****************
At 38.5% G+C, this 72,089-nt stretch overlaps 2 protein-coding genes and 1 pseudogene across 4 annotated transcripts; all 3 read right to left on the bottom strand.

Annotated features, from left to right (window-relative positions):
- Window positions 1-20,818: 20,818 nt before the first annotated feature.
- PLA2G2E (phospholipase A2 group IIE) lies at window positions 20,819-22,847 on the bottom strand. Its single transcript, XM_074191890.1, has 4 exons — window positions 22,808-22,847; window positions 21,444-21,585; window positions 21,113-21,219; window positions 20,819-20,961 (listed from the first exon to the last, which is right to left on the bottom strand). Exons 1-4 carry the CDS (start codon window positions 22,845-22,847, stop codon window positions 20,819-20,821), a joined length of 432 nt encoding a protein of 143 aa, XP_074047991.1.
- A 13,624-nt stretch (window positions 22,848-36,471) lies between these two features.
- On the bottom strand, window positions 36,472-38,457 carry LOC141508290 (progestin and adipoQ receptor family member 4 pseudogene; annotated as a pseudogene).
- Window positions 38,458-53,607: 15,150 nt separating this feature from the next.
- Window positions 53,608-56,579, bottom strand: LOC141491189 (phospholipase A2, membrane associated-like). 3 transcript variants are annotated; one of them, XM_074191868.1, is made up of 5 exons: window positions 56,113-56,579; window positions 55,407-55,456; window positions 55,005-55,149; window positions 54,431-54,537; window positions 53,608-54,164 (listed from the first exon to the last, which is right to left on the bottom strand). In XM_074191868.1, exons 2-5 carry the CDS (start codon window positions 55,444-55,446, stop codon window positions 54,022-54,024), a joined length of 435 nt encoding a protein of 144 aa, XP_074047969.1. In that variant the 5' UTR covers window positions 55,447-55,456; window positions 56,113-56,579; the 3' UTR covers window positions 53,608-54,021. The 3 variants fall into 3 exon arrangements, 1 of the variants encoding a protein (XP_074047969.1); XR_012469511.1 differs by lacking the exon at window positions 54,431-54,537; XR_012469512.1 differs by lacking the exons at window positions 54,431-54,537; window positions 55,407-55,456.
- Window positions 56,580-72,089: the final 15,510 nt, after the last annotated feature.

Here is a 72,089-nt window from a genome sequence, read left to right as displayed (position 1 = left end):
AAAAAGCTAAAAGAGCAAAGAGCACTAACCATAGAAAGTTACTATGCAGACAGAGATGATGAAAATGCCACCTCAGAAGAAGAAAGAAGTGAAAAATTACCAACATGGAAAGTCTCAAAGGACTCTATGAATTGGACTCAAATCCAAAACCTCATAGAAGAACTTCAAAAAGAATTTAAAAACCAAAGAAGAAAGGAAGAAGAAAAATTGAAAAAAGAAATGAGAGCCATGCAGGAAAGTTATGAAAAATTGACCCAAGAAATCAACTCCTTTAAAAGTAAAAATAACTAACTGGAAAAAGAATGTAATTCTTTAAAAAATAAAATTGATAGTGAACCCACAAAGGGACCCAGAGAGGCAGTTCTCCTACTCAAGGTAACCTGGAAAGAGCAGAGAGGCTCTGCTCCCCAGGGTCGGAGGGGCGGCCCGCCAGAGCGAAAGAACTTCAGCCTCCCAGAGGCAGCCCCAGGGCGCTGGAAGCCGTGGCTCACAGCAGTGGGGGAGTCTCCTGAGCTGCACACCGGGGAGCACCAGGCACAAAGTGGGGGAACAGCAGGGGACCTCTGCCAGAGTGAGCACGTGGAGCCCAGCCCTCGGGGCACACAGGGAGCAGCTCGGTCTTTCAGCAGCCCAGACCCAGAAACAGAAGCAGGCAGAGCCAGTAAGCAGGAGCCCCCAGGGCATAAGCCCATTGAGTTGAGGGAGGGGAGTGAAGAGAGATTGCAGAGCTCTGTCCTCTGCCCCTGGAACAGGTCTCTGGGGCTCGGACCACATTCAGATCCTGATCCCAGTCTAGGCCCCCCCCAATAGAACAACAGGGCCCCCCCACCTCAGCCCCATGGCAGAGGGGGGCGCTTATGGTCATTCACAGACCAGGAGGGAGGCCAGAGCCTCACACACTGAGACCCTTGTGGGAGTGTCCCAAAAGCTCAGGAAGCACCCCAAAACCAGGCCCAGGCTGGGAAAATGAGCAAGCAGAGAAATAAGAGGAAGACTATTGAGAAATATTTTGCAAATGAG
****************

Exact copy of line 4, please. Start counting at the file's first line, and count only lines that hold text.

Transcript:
- PLA2G2E (phospholipase A2 group IIE) lies at window positions 20,819-22,847 on the bottom strand. Its single transcript, XM_074191890.1, has 4 exons — window positions 22,808-22,847; window positions 21,444-21,585; window positions 21,113-21,219; window positions 20,819-20,961 (listed from the first exon to the last, which is right to left on the bottom strand). Exons 1-4 carry the CDS (start codon window positions 22,845-22,847, stop codon window positions 20,819-20,821), a joined length of 432 nt encoding a protein of 143 aa, XP_074047991.1.